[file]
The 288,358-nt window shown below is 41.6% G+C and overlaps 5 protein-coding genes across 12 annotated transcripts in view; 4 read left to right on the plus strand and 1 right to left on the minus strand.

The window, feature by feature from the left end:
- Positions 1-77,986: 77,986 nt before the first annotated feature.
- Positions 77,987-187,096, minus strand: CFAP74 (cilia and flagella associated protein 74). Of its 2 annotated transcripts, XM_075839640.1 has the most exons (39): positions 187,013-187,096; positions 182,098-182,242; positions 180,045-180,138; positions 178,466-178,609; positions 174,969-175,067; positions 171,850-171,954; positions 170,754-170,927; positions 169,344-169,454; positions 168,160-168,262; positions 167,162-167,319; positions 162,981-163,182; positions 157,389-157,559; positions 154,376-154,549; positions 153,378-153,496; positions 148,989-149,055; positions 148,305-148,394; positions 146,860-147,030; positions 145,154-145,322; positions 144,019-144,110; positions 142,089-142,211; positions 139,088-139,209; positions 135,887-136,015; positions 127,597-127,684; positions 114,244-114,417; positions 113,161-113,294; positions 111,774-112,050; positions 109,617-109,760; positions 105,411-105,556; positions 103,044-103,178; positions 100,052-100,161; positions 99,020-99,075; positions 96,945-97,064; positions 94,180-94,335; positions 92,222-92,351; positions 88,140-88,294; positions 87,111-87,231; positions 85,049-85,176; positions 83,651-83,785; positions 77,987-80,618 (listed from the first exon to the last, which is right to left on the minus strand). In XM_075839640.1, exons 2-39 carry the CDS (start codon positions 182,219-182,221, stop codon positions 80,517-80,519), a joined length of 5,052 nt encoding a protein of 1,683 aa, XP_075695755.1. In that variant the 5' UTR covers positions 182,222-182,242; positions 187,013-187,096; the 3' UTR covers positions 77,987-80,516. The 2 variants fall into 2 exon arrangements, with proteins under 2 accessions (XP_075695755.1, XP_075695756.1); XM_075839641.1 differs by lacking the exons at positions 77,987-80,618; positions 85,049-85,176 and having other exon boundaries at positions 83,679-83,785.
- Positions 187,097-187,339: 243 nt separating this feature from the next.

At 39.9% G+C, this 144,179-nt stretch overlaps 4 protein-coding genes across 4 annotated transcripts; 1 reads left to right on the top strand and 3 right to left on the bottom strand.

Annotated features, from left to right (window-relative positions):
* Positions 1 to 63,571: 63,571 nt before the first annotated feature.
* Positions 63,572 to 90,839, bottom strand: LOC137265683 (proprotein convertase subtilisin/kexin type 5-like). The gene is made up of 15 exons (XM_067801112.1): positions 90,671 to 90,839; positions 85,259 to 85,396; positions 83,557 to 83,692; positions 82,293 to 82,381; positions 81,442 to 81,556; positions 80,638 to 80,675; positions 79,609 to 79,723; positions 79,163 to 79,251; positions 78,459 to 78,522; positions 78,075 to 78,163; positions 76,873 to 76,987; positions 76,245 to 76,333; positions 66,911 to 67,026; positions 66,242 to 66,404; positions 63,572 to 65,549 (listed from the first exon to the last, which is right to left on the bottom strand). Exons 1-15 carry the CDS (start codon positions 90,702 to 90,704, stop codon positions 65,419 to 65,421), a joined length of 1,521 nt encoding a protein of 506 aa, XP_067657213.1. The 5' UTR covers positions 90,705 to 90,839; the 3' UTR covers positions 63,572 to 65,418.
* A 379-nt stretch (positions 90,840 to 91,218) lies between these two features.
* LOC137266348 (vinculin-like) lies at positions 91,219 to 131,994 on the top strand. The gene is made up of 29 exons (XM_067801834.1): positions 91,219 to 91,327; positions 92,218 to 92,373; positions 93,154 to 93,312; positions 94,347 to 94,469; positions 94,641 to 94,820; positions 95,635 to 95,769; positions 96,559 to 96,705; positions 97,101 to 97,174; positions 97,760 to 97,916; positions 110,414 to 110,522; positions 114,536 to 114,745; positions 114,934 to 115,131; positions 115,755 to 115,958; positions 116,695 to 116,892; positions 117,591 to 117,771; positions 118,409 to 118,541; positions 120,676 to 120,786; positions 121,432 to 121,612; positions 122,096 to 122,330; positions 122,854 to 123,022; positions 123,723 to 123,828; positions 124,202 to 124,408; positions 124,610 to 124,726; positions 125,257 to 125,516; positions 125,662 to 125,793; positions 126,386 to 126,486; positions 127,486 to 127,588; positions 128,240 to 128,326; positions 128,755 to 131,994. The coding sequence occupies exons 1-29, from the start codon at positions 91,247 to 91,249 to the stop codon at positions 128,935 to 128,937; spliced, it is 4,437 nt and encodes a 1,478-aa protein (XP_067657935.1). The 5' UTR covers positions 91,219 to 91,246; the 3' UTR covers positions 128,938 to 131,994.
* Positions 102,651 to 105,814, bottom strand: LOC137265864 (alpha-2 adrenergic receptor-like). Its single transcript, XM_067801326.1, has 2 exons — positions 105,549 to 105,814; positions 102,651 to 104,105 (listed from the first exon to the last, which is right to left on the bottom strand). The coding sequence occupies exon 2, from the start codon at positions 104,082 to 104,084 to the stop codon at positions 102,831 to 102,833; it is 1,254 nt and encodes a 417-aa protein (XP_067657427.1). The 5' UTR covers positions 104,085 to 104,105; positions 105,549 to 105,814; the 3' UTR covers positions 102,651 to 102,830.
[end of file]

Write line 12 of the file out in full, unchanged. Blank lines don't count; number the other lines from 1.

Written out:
* Positions 102,651 to 105,814, bottom strand: LOC137265864 (alpha-2 adrenergic receptor-like). Its single transcript, XM_067801326.1, has 2 exons — positions 105,549 to 105,814; positions 102,651 to 104,105 (listed from the first exon to the last, which is right to left on the bottom strand). The coding sequence occupies exon 2, from the start codon at positions 104,082 to 104,084 to the stop codon at positions 102,831 to 102,833; it is 1,254 nt and encodes a 417-aa protein (XP_067657427.1). The 5' UTR covers positions 104,085 to 104,105; positions 105,549 to 105,814; the 3' UTR covers positions 102,651 to 102,830.